See how the farmer waits for the precious fruit of the earth, being patient with it until it receives the early and the late rains. - James 5:7

Saturday, March 03, 2012

Something more...



"Experience has shown me too late that we cannot judge people by their vices, but on the contrary by what they hold intact and pure, by the childlike qualities that remain in them, however deeply one must search for them." - Georger Bernanos, quoted by Fr. Bernard Bro, O.P.

Icon source.

Second guessing myself.



Yesterday I wrote a post about another blogger that I later realized was uncharitable even if I hadn't identified him - unfortunately, other readers seemed to know who I was talking about, which was another factor for my need to remove the meat of the text.  Oddly enough, what I disdain in another is usually a reflection of some aspect of my own personality which I dislike and which I'd rather not acknowledge, proving everything does come back to me.  It's all about me!  Just as an earlier post on the lesbian communicant scandal turned out to be, wherein I revealed more about myself than I care to reveal, and/or, that others really want, or need to know.  And just like the blogger I critiqued, my egoism repels rather than attracts.  For me, that is an excellent lesson which I need repeated endlessly, it seems.  To understand just how motivated by self-love I am, how every good intention is tainted.  Anyway - that is usually why my posts disappear.  I'm always repenting.
For what is it to you whether this man be such and such; or that man do or say this or the other.
You are not to answer for others, but must give an account for yourself; why, therefore do you meddle with them...
Be not solicitous for the shadow of a great name; neither seek to be familiarly acquainted with many, nor to be particularly loved by men. - Imitation, Bk III, Ch. 24:1-2

We must not be easy in giving credit to every word and suggestion, but carefully and leisurely weigh the matter according to God.
Alas!  That is our weakness, that we often more readily believe and speak of another that which is evil than that which is good. - Imitation, Bk I, Ch. 4:1

Allow yourself to be taught. - Maxim of St. John of the Cross



Make me entirely teachable...

O Eternal Word, Word of my God, I want to spend my life in listening to You, to become wholly teachable that I may learn all from You. Then, through all nights, all voids, all helplessness, I want to gaze on You always and remain in Your great light. O my beloved Star, so fascinate me that I may not withdraw from Your radiance. - Prayer of Bl. Elizabeth of the Trinity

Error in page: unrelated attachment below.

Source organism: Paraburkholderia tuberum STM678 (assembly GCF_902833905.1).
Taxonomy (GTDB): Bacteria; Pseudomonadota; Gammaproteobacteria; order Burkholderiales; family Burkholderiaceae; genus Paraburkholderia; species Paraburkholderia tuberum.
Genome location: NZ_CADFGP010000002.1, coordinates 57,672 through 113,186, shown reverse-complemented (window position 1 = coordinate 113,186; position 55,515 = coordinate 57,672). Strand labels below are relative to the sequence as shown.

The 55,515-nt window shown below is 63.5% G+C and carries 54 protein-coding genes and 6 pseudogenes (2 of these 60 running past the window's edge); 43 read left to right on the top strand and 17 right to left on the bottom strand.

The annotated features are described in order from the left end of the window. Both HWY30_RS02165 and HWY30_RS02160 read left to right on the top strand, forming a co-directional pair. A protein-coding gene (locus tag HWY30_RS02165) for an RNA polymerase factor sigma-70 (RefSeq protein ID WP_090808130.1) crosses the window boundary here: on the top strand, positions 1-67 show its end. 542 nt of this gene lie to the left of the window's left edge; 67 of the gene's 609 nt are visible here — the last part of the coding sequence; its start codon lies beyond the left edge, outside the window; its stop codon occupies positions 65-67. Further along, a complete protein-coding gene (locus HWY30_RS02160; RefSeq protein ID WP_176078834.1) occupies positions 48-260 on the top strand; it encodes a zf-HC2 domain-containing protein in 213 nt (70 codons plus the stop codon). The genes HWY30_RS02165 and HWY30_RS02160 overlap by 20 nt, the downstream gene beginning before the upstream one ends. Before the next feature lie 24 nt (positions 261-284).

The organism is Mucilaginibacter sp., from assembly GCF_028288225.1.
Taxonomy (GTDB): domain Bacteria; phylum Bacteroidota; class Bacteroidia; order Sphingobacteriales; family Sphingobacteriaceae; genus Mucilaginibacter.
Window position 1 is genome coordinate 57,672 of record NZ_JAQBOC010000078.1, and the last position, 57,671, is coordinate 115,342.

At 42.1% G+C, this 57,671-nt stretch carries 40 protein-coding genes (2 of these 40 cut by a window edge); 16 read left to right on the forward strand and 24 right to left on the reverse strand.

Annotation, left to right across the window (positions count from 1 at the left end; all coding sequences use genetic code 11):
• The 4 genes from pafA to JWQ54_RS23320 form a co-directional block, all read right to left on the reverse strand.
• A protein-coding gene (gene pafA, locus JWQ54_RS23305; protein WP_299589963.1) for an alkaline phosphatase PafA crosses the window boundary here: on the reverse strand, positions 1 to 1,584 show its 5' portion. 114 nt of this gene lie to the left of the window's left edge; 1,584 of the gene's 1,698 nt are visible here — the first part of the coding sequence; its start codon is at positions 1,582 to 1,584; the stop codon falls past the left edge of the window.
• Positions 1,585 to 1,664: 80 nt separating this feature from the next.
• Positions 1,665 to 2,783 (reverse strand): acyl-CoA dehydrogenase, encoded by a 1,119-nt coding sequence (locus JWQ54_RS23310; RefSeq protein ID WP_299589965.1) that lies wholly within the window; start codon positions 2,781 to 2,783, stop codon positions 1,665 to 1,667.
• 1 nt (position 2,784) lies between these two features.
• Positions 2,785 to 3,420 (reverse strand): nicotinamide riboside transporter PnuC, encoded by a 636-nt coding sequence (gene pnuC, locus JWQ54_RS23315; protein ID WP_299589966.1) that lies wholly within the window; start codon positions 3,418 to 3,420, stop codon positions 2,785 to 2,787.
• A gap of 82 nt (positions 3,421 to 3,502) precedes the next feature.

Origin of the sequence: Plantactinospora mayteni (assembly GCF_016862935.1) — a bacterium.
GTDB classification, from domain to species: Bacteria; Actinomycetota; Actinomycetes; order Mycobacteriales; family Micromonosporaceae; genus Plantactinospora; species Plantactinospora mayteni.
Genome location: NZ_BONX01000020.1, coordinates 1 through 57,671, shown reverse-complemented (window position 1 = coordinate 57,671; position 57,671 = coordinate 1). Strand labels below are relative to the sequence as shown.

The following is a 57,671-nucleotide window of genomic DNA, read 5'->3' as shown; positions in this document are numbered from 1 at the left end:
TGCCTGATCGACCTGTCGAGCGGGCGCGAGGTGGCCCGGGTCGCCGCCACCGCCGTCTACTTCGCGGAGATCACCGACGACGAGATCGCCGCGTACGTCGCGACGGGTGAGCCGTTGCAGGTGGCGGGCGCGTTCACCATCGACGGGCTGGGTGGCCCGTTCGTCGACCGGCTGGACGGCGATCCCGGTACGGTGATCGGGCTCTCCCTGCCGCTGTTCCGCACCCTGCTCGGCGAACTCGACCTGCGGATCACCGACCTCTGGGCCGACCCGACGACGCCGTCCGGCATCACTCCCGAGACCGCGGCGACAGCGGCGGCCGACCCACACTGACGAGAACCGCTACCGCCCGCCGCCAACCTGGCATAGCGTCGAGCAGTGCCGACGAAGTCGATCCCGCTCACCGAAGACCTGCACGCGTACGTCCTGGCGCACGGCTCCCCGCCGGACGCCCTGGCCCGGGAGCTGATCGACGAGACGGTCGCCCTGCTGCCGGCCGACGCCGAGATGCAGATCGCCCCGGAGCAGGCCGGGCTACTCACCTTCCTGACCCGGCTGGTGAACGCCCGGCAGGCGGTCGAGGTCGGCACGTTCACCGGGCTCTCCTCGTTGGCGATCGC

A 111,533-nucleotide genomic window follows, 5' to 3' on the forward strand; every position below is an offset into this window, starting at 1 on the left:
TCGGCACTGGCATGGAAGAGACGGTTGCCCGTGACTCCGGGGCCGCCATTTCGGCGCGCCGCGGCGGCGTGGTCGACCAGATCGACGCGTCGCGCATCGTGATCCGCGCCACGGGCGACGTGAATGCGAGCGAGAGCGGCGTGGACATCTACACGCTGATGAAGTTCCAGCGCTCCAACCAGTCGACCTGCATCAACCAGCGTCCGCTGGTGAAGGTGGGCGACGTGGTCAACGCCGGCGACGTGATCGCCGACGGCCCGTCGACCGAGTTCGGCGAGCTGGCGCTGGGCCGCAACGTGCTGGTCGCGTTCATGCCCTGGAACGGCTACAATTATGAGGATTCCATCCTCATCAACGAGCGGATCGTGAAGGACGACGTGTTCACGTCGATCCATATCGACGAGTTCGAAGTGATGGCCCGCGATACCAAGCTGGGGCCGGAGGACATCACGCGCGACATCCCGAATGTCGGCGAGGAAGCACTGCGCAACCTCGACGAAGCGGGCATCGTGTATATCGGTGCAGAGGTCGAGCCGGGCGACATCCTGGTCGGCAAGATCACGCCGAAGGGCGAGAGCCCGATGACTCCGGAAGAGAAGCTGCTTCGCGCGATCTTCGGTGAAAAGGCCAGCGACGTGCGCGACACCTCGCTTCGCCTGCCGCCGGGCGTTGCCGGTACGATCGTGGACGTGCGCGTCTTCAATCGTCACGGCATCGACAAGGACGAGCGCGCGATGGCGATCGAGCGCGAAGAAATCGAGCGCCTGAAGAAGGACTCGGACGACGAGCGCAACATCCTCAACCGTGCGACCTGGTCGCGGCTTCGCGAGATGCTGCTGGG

Art: Penitent - St. Jerome.

Friday, March 02, 2012

Should the priest get the boot?



I discovered on another blog that a poll is up on whether or not Fr. Guarnizo should be disciplined for refusing communion to Barbara Johnson at her mom's funeral.  I went to the source and checked 'no'.  You can do it too, click here

Polls like this mean absolutely nothing.  My opinion here means even less.  But I don't think the priest should be sent into exile over this unfortunate episode. 

Chances are that he will be however.  Or at least silenced.

If it happened here - or I should say, if it happened here a few years ago, the priest might lose his teaching position at the diocesan college and sent to an out of the way parish.  Or he could be reassigned as a chaplain to an obscure nursing home and instructed not to speak publicly.  Or he might just be suspended indefinitely for psychological evaluation.  In other situations, a priest might be called back to the diocese he conveniently incardinated himself in, or, he may be exiled from the diocese he originally sought refuge from the liberals in.  They do these things to very strict, traditionalist priests.  No matter how much those who support them protest.

In the meantime people opine and souls are lost.

Bonus:  An amazing factoid.  Did you know that priests have been known to withhold communion to communicants who knelt to receive?  It happened in churches near me.  It never made the news.

Prayers for the victims and survivors of the deadly storms and tornados.

Blogger of the Week... Third addition.



I couldn't find one.  Not one.

Well, maybe that's not entirely true.  I did find one that stood out, but to identify the blog might be uncharitable. 

Actually, it was kind of a mirror for me. 

"... Every man is a liar, infirm, unstable, and subject to fail, especially in words; so that we ought not readily to believe even that which in appearance seems to sound well." - Imitation, Bk. III, Ch. 45:3

"Woe to you when all men speak well of you." - Luke 6:26

Photo credit.

Face to face Confession



Don Bosco hearing kid's confessions.

Image taken from Google.

Someone famous died.



Andrew Brietbart.

I had no idea who he was.  I think I may have linked to a Brietbart news story on occasion - but I had no idea who or what he was or what he stood for.  (I only recently found out that Drudge was a person named Matt.)

Davy Jones.